Cloud migration projects have two dimensions.
First, they are short-term sprints where a project team migrates a handful of application workloads and data stores to a single or multicloud. They act independently, with little architectural oversite or governance, and last between two to six months.
Second, is the longer-term architecture including security, governance, management, and monitoring. This may be directed by a cloud business office, the office of the CTO, or a master cloud architect. This set of processes goes on continuously.
Here is the problem. The former seems to overshadow the latter, meaning that we’re moving to the cloud using ad hoc and decoupled sprints, all with little regard for common security and governance layers and any sort of management and monitoring.
The result is something : complexity. Although we built something that seems to work, applications migrated from one platform to another are deployed with different technology stacks. As a result, when they are turned over to operations (cloudops), they are too complex to operate with the current resources. Mistakes are made, systems get breached, or outages become common—all because of iterative migration projects.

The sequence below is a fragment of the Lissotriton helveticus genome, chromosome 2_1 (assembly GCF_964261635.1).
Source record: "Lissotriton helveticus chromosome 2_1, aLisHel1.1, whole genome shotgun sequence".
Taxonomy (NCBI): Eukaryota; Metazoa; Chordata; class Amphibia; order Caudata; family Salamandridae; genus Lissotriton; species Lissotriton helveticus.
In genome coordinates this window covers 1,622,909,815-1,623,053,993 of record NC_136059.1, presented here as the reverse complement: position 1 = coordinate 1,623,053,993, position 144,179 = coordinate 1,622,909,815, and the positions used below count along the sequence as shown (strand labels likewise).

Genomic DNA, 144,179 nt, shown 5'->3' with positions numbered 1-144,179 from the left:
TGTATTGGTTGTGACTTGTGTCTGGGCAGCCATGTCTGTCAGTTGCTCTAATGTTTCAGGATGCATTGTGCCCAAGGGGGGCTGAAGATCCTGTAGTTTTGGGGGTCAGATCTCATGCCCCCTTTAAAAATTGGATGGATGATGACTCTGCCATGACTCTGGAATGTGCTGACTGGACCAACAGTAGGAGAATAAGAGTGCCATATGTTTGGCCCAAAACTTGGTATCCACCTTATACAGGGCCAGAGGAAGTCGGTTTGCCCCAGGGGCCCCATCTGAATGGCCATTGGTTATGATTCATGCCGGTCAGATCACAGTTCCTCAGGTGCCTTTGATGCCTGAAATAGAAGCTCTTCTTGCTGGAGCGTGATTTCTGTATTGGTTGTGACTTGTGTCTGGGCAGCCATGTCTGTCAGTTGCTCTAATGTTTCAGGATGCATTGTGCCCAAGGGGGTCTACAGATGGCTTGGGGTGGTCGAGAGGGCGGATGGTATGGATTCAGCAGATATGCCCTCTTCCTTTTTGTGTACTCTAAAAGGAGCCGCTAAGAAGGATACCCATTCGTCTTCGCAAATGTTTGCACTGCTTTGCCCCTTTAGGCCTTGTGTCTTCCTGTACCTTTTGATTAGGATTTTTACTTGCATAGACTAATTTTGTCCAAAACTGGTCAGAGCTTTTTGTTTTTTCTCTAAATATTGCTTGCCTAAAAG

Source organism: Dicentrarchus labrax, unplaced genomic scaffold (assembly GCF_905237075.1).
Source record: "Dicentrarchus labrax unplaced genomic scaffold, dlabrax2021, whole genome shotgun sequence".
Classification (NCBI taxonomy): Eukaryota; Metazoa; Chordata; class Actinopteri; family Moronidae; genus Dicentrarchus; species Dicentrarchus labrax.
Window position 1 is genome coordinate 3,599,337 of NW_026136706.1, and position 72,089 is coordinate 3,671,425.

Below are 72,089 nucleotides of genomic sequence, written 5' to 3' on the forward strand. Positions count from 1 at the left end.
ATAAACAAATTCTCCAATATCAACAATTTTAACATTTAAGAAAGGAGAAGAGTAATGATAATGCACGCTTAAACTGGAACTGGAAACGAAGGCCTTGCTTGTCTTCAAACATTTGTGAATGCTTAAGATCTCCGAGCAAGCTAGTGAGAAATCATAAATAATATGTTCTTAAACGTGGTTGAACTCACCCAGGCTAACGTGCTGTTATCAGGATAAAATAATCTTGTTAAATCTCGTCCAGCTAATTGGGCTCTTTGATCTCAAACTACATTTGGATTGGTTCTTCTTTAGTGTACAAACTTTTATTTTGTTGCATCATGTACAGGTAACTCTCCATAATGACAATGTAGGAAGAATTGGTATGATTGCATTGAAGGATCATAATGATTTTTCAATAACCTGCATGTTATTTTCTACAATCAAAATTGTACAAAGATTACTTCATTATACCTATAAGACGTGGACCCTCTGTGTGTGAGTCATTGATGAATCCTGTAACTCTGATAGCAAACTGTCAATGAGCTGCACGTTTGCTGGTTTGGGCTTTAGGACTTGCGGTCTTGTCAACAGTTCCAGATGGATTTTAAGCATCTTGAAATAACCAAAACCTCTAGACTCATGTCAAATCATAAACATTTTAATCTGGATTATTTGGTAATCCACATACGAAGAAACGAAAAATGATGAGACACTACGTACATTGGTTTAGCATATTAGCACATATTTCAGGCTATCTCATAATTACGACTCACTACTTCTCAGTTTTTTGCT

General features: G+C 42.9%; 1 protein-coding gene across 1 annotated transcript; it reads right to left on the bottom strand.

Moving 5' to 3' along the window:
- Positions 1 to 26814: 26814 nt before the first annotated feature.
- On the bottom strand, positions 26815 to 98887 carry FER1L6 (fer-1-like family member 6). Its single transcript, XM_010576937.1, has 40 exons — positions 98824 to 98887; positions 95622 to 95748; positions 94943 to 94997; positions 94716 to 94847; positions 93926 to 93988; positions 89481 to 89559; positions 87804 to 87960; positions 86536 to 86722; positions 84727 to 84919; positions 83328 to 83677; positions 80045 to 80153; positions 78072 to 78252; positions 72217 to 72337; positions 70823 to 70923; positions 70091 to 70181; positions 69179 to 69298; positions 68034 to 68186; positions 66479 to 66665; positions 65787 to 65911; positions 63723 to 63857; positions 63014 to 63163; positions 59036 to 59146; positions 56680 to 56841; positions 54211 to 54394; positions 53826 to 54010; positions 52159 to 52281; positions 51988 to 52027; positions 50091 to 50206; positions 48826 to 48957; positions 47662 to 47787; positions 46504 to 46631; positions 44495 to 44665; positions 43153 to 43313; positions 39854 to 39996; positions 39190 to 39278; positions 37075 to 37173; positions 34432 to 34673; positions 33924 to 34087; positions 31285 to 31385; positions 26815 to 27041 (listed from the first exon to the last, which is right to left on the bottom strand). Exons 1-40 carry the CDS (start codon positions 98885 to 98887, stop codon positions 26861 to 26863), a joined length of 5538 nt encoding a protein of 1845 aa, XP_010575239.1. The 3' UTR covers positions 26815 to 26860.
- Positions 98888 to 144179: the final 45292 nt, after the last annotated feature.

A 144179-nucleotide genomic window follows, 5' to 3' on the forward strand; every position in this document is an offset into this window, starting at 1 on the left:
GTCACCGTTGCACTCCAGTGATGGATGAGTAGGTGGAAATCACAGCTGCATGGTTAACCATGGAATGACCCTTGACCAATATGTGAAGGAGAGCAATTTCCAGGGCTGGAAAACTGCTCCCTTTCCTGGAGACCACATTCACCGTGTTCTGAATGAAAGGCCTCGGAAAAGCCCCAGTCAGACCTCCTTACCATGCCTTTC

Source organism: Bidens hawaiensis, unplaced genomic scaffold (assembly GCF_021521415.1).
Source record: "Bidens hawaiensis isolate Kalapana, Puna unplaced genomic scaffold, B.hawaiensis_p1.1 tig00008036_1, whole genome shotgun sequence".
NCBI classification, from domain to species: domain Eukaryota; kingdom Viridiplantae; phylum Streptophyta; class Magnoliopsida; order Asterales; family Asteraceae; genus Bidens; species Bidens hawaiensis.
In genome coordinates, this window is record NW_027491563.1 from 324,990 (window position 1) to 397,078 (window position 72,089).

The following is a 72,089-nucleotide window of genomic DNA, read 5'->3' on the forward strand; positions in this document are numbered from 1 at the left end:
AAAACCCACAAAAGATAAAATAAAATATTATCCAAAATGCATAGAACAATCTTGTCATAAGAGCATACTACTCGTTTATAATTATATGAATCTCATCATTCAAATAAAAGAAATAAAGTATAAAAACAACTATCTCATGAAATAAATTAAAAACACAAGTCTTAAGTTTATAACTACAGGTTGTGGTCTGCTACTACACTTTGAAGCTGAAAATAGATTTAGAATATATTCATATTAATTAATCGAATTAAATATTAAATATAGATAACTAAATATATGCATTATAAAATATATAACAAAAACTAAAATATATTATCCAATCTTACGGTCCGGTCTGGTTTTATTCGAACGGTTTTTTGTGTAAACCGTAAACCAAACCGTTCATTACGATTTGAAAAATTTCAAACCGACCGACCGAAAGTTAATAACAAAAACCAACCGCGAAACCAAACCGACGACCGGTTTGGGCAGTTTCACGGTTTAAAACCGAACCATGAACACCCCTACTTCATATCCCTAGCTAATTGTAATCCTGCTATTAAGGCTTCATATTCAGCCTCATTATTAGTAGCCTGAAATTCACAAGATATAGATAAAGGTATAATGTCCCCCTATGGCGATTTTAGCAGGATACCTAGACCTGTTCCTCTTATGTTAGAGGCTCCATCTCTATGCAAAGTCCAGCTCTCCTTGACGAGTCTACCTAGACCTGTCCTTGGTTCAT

This is not to say that iterative or agile is wrong. It’s not. There needs to be some central command and control, such as a solid reference common architecture that provides the basics: security, governance, data, management/monitoring, and all of the systems that span applications.
The lesson is that in the pursuit of best-of-breed and multicloud solutions, we may be missing things that will fully optimize our target cloud solution. The individual projects may also focus on a fully optimized cloud system in the narrow view, but they won’t create an ideal one in context of the thousands of other systems that have little or no commonality.
So, if the question comes to iterative or waterfall, the correct answer is neither. The real answer is to pursue two tracks: the project track, and the common architecture and solutions track. They should be coupled enough so that common technology solutions are leveraged as much as possible, and with the intent that the applications and data stores will be good cloud computing citizens.